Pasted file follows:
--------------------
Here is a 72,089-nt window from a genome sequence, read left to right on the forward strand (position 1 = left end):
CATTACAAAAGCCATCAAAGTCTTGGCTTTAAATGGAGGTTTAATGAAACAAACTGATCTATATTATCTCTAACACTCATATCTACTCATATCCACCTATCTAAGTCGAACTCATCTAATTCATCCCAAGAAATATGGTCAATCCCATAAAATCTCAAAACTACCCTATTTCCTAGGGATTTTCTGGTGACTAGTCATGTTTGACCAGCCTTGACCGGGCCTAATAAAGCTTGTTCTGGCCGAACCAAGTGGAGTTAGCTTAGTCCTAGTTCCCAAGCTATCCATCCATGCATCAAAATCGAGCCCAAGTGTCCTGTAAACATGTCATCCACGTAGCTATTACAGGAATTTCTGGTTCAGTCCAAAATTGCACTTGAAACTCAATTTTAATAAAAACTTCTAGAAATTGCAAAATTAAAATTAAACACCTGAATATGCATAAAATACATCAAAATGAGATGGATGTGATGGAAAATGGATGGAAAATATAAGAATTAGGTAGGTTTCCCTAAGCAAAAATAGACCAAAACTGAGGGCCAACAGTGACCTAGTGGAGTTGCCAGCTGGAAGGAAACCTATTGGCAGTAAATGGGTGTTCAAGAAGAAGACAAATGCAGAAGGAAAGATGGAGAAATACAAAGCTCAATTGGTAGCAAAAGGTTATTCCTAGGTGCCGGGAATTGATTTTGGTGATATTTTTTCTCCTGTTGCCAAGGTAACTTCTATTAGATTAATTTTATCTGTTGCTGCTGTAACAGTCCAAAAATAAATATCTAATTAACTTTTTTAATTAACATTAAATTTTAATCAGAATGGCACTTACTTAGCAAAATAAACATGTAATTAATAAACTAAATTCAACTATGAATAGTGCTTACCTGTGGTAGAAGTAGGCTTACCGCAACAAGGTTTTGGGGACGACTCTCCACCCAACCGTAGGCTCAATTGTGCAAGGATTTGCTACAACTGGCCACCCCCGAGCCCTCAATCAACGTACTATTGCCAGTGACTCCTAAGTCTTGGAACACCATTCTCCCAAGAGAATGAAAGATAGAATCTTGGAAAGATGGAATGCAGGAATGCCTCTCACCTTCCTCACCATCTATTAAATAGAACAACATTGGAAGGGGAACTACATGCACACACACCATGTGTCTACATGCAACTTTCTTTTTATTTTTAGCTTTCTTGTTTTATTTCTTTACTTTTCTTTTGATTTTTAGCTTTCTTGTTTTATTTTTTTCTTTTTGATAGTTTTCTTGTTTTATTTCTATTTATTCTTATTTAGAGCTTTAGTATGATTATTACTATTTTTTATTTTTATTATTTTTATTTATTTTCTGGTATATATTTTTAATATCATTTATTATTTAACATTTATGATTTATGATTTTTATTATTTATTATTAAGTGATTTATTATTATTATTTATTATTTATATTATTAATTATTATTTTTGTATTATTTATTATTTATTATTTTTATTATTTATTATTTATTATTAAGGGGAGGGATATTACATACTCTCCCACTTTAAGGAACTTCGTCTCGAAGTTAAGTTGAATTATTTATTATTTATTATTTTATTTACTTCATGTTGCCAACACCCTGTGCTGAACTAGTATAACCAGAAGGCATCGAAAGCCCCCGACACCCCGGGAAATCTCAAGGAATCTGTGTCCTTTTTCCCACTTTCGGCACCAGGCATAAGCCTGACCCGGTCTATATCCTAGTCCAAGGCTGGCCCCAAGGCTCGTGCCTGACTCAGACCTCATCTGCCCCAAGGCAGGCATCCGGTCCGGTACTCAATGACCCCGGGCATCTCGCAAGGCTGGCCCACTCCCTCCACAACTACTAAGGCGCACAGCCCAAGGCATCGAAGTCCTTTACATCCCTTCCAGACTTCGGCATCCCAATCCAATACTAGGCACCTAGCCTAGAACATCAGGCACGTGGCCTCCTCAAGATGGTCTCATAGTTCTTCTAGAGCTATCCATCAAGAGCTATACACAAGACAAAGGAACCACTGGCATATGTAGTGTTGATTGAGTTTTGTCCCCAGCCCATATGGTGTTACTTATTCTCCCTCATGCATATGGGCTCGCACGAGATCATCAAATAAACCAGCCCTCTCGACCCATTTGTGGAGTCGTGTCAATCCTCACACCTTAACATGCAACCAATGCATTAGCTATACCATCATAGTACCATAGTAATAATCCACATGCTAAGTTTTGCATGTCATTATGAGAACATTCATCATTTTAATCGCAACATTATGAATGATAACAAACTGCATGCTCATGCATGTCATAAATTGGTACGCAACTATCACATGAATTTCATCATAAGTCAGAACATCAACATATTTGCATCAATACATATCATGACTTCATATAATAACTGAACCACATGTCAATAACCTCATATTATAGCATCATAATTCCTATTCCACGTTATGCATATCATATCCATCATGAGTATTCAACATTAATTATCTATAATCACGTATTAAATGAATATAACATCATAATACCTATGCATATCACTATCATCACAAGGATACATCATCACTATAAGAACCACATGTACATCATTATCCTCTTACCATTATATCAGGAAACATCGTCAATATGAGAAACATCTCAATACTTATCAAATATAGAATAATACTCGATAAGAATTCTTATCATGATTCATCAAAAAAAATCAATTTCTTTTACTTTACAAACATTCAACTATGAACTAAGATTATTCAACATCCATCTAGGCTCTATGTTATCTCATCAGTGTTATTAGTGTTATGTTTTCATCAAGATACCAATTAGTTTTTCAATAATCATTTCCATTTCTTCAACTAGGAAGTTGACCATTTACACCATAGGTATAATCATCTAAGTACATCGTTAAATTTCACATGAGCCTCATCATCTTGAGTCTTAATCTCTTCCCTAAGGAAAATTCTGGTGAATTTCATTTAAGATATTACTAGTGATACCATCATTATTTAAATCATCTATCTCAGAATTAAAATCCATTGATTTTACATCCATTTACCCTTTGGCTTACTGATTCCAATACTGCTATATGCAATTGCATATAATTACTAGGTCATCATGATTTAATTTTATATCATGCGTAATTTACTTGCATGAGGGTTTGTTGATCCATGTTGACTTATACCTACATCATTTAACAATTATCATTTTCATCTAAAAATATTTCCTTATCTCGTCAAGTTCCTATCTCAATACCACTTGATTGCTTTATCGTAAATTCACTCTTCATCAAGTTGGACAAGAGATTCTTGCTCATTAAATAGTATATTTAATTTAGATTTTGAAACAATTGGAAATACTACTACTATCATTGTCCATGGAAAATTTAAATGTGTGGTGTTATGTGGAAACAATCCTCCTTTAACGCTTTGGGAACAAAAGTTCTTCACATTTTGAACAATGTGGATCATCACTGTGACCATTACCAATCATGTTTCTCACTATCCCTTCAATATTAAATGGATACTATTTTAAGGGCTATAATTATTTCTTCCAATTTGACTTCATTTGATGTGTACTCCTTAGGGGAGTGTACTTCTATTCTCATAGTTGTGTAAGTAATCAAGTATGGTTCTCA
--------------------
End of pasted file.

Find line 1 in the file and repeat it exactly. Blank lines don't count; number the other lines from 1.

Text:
Here is a 72,089-nt window from a genome sequence, read left to right on the forward strand (position 1 = left end):